The ground perceptions in Bangladesh are that of deprivation, denial, and negligence. Both, plebeians and the patricians equally feel that India is primarily keen to fulfill its own interests at the expense of Bangladeshi causes. A range of issues including cross-border river-water sharing, regular border killings by Border Security Forces (BSF), trade hindrances, non-exchange of enclaves, subversion of major treaty provisions by India, etc breeds multiple mistrusts.
While it is undeniable that unequal strengths do generate a sense of victimhood and suspicion from smaller partners which at certain times stray beyond rational domains, it can never be claimed that the Indian government exhibited ample sincerity to graciously address the pending issues and foster an amicable relationship.
The Bangladesh-India ties have lacked mutual trust and confidence for the last 30 years and this has severely weakened bilateral relations.
A number of steps need to be taken to address this adverse condition and paramount importance should be given to peoples’ initiatives from grassroots. It has clearly been observed in recent times that in spite of marked hostilities at the top, an amazing mosaic of camaraderie and solidarity adorn the “below.”
Unfortunately, such initiatives are limited, and do not impress upon the mainstream in the absence of any meaningful backing-up by the state and by society at large. The restrictions of visa and the complications of the visa procedure — primarily from the Indian side — make people-to-people contact even more difficult. Also, the absence of direct roads or railroads makes travel extremely troublesome, driving away potential travelers and tourists.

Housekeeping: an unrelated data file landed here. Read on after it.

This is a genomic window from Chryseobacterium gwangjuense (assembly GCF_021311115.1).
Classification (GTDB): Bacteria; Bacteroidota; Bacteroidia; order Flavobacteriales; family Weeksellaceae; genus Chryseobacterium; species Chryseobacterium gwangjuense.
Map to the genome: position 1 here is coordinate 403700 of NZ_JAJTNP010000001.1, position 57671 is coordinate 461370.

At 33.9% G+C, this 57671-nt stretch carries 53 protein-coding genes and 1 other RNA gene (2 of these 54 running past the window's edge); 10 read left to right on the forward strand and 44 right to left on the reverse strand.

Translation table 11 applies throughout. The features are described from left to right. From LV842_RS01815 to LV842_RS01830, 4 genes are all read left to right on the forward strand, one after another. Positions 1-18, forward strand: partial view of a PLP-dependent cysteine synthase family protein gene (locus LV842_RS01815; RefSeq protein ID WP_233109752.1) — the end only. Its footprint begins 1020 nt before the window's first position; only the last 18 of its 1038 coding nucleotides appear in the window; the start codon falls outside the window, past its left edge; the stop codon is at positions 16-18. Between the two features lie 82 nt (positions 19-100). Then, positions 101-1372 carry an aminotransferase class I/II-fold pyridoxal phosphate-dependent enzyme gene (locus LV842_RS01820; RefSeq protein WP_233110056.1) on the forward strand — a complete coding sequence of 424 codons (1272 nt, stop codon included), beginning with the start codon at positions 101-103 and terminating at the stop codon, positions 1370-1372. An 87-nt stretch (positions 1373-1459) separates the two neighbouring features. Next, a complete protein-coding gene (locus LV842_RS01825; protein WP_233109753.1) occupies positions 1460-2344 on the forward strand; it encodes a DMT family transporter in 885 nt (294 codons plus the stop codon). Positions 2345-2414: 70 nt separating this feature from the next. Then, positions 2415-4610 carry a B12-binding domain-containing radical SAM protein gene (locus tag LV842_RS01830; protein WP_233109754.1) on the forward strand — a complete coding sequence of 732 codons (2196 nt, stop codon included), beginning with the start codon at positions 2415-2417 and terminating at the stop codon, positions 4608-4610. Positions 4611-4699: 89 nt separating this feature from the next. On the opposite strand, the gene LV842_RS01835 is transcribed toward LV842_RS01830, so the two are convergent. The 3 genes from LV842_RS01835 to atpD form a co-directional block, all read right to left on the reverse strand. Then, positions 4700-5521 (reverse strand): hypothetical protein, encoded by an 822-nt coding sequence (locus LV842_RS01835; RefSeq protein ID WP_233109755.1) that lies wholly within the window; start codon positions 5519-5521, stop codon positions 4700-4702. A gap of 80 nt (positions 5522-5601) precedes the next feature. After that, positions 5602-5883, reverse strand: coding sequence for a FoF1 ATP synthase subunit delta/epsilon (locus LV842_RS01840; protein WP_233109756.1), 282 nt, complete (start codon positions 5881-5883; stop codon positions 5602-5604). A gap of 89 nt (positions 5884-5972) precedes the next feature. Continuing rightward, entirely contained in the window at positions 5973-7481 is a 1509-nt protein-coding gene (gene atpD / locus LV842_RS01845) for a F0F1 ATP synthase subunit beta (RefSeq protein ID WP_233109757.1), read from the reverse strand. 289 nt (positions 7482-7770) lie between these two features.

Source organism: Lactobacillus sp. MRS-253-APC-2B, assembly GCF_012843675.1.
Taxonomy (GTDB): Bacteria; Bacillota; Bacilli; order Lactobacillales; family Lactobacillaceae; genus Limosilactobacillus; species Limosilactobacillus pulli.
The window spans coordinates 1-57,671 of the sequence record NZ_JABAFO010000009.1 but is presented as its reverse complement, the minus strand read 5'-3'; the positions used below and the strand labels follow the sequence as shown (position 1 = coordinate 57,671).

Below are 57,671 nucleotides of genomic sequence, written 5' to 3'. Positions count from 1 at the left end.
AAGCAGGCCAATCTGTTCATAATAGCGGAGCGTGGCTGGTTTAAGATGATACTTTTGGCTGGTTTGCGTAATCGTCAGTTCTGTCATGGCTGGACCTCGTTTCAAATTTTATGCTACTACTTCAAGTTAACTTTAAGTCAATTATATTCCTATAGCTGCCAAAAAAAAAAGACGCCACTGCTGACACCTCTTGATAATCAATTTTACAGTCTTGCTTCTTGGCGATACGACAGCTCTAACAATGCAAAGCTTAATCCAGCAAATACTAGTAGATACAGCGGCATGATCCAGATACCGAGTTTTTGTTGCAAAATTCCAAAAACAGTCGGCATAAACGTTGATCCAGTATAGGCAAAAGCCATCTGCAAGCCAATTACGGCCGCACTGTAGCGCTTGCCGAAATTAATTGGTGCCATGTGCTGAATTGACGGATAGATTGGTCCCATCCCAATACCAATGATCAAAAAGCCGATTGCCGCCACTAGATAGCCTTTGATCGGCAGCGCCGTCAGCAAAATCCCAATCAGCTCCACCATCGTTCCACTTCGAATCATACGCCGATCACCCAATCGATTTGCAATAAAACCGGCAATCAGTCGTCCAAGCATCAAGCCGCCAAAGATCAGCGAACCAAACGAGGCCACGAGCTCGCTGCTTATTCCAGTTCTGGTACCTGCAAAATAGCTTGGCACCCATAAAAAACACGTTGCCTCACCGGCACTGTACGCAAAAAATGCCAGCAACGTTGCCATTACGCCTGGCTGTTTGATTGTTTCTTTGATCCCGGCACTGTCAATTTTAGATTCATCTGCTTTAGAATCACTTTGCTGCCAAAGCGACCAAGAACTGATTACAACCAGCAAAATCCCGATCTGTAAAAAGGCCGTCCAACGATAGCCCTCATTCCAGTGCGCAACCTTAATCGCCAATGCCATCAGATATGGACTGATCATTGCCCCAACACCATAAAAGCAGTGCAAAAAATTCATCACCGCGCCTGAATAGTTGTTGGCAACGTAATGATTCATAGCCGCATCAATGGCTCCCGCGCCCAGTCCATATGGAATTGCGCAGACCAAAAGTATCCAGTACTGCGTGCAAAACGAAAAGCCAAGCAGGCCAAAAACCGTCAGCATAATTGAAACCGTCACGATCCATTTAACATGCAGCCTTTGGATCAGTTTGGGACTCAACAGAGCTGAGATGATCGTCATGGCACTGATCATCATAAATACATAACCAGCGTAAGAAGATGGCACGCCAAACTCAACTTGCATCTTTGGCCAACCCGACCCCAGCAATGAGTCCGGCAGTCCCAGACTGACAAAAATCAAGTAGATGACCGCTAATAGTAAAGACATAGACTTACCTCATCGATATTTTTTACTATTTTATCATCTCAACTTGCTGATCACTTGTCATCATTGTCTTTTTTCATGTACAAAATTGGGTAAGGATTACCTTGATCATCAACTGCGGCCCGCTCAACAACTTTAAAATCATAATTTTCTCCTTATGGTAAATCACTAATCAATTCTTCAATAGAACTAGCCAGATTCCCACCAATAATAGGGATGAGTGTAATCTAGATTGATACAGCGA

The people to people contact could be substantially improved by prioritising a few areas. The visa formalities ought to be eased, primarily for the people of Bangladesh and transport and communication across the border set up for the common people.
Random killings by BSF at the borders impact people’s psyche tremendously, along with other enormous consequences; this crime must be put to end without any delay. Additionally, both tariff and non-tariff barriers must be done away with to facilitate free flow of goods and commodities across the countries.
Any meaningful development of Bangladesh-India relationship would also contribute to the process of South Asian regional integration which is another giant showcase of asymmetry — political, economic, and social.
Also, no purposeful partnership would evolve out of the current politics pursued by the Indian ruling class and can only contribute to the strengthening of the adverse status of centre and periphery within the region.
To make matters worse, India is not only big, but also centrally located. Therefore, any big-brotherly attitude is met with retaliation, although unequal. The key to a mutually beneficial relationship is one with equity. That requires a certain degree of sacrifice from the senior partner.
It is in this context that we have to judge the Modi government’s efforts and pronouncements.
Source: Dhaka Tribune